Cuban Bread

Last weekend I made a stew/beef dish that was heavily inspired by the beef with cocoa and red wine that I made a few years ago. I’m very glad I did on such a cold weekend. The weather likewise demanded that I make bread.

It’s been a little while since I’d baked bread, but I didn’t plan ahead particularly well. My sourdough starter wasn’t fed and I didn’t have the time to make anything too involved. I wanted crusty bread, and I originally thought I wanted a whole wheat bread, but as I browsed recipes and thought about the stew I was making, I decided I didn’t want something so… wheaty.

Cuban bread to the rescue! This bread looked like it had a nice, crunchy crust, and it was going to be fast. Making this bread was simple. You simply mix and knead the dough, let it rise 15-30 minutes, shape, and bake with no oven preheating. Although this bread baked for 50 minutes (a little on the long side), the use of hot water in the dough ensured a shorter rise.

Cuban Bread

I halved this recipe because I didn’t want Alex and I to have to struggle to eat a bunch of bread. (A hardship, I know.)

Cuban Bread

2 1/2 – 3 cups flour
2 1/4 teaspoons dry active yeast
1/2 tablespoon salt
1 tablespoon sugar
1 cup hot water

I put 1 cup bread flour, 1/2 cup white whole wheat flour, and 1/2 cup all-purpose flour in my stand mixer with the yeast, salt, and sugar. I mixed it together briefly, and added 1 cup hot water. [I heated my water in a tea kettle, but added some room temperature water to it before adding it to the flour and yeast so it wouldn’t be too hot. I don’t trust the hot water from my old apartment pipes.] I mixed it on low-medium speed with the dough hook for 3 minutes.

Next I added 3/8 cups of all-purpose flour to get the dough to firm up to the point that it’s not sticky. I kneaded it for about 4 minutes with the stand mixer, until the dough was elastic and I could windowpane it a little. I put the dough in a greased bowl and covered it with plastic wrap, and put it on my stove to rise.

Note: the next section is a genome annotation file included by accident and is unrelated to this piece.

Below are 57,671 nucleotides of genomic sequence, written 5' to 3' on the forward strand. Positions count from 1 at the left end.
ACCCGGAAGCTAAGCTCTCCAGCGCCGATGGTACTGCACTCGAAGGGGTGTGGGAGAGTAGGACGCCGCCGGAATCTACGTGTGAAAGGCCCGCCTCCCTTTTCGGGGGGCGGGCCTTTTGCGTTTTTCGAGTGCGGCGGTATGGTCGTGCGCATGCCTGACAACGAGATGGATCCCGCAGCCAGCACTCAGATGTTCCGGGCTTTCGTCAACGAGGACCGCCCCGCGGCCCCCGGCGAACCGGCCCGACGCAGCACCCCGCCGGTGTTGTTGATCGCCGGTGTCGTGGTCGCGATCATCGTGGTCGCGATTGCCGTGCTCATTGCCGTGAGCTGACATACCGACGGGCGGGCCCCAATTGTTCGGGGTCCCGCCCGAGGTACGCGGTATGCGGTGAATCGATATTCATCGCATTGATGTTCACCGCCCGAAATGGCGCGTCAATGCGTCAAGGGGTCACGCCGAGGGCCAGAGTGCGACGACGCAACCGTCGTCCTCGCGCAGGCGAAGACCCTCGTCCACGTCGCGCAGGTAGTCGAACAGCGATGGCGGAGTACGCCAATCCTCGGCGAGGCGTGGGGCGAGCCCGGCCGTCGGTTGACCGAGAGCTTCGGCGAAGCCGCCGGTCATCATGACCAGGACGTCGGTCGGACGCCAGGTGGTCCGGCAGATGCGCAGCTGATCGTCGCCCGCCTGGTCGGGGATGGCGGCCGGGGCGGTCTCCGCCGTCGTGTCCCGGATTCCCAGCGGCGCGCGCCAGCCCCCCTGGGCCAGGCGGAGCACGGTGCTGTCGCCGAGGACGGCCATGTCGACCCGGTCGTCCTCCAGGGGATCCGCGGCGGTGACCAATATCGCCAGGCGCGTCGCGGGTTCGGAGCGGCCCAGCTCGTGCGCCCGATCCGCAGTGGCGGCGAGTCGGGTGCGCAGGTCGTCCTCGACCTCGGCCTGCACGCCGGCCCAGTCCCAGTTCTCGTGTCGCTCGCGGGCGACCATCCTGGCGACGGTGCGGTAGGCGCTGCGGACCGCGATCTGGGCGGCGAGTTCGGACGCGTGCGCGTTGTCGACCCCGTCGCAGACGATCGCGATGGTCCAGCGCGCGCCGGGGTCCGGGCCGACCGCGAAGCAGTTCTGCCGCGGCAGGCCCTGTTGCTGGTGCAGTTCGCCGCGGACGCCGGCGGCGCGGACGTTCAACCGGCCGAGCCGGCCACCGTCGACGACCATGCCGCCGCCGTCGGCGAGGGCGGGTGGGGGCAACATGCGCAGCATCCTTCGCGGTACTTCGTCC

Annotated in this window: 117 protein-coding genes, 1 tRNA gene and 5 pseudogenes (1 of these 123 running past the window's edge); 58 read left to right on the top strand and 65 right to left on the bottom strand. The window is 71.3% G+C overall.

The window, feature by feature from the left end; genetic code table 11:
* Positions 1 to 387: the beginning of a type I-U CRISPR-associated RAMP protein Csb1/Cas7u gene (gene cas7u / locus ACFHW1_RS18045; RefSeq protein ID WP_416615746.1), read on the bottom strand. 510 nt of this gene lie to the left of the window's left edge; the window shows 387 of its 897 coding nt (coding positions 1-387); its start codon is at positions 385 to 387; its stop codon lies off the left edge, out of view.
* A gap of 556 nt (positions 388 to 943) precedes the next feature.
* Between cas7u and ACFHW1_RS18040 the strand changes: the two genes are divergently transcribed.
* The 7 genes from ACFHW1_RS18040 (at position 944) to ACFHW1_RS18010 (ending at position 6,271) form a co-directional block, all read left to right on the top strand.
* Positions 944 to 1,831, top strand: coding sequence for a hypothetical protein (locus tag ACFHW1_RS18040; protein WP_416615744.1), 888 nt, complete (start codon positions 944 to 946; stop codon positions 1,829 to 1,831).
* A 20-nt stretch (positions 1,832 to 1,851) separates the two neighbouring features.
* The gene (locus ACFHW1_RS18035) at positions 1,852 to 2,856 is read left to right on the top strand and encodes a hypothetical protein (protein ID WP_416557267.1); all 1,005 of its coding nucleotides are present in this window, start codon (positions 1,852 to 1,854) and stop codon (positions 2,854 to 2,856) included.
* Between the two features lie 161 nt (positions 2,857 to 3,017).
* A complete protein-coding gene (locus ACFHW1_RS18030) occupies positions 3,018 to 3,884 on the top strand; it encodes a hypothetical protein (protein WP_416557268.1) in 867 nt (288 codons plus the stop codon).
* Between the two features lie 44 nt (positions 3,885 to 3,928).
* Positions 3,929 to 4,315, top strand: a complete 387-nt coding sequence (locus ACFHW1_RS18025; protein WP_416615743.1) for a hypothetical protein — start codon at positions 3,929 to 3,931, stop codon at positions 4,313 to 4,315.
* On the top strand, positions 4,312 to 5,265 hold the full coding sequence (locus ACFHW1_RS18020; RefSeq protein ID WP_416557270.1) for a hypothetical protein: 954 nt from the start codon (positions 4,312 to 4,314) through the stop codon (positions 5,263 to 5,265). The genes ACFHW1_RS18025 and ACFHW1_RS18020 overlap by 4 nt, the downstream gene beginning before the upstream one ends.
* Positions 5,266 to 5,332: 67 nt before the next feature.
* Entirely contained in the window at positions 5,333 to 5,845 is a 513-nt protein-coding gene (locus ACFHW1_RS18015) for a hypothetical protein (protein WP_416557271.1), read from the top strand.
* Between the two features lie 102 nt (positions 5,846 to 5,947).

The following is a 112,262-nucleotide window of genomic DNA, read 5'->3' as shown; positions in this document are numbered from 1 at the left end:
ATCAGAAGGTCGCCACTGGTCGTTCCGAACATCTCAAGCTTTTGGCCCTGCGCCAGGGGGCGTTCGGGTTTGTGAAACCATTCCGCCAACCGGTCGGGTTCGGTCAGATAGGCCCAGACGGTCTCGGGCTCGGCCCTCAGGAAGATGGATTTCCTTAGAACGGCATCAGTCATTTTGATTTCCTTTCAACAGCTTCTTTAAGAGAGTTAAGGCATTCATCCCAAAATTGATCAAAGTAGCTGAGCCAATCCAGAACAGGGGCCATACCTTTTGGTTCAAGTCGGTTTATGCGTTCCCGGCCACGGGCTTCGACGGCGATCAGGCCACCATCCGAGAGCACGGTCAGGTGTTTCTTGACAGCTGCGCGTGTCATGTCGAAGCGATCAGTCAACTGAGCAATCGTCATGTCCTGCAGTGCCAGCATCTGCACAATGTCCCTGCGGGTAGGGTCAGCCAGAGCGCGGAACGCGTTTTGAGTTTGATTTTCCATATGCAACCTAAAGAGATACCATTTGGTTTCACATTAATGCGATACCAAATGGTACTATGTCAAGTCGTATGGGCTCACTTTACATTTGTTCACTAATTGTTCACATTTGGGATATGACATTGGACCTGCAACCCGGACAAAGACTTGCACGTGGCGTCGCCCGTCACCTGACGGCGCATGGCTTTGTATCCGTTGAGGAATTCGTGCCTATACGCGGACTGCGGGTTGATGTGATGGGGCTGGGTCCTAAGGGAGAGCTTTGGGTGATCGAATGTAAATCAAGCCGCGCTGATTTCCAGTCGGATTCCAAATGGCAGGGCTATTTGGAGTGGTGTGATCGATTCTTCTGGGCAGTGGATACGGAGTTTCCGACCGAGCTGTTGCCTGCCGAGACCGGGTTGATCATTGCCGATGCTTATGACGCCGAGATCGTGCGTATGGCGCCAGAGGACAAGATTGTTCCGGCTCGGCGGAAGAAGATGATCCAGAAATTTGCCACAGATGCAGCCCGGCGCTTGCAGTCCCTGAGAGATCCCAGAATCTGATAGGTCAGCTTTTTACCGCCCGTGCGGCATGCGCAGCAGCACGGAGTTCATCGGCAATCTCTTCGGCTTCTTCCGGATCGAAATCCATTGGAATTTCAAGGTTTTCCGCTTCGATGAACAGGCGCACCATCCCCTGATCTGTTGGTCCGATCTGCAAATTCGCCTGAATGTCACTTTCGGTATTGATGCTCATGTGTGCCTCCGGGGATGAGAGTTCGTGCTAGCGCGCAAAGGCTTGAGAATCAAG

Perhaps my water wasn’t hot enough, or my kitchen wasn’t hot enough even with my range on; I had to let the dough rise longer than 15 minutes to get it to double, but no more than 30 minutes. Once it was fully risen, I gently deflated it and shaped it into a boule or ball, stretching the top surface and tucking the dough into the bottom. I placed the dough on a Silpat-lined baking sheet and slashed the top of the dough. I did an amazing job shaping the dough, because when I slashed an X into the top of the bread, my knife really cut for the first time; in fact, it cut a little too well through some layers of dough because my loaf split open as it baked.

I placed the dough on the middle rack in a cold oven; I placed a metal pan on the bottom rack and filled it with boiling water. I turned the oven to 400F and baked the bread for exactly 50 minutes. Next, you should really let your bread cool a little before cutting it. I only gave it about 20 minutes, but you should probably let it cool an hour because it’s much easier to cut, and your slices will be more even.

This was a tasty bread. It had a nice, crisp crust that wasn’t too hard. The inside was dense and only a little chewy. The bread was bready and yeasty, in great ways. I can see how well this dense and sturdy bread would stand up to its namesake Cuban sandwich. I was very satisfied with how the loaf turned out.

I made this bread because it sounded incredibly quick and easy to make. It was both, and was delicious as well. I’m glad I made it, and I encourage you to try it as well some time when you’d like fresh bread but haven’t given yourself quite enough time to make a different recipe.

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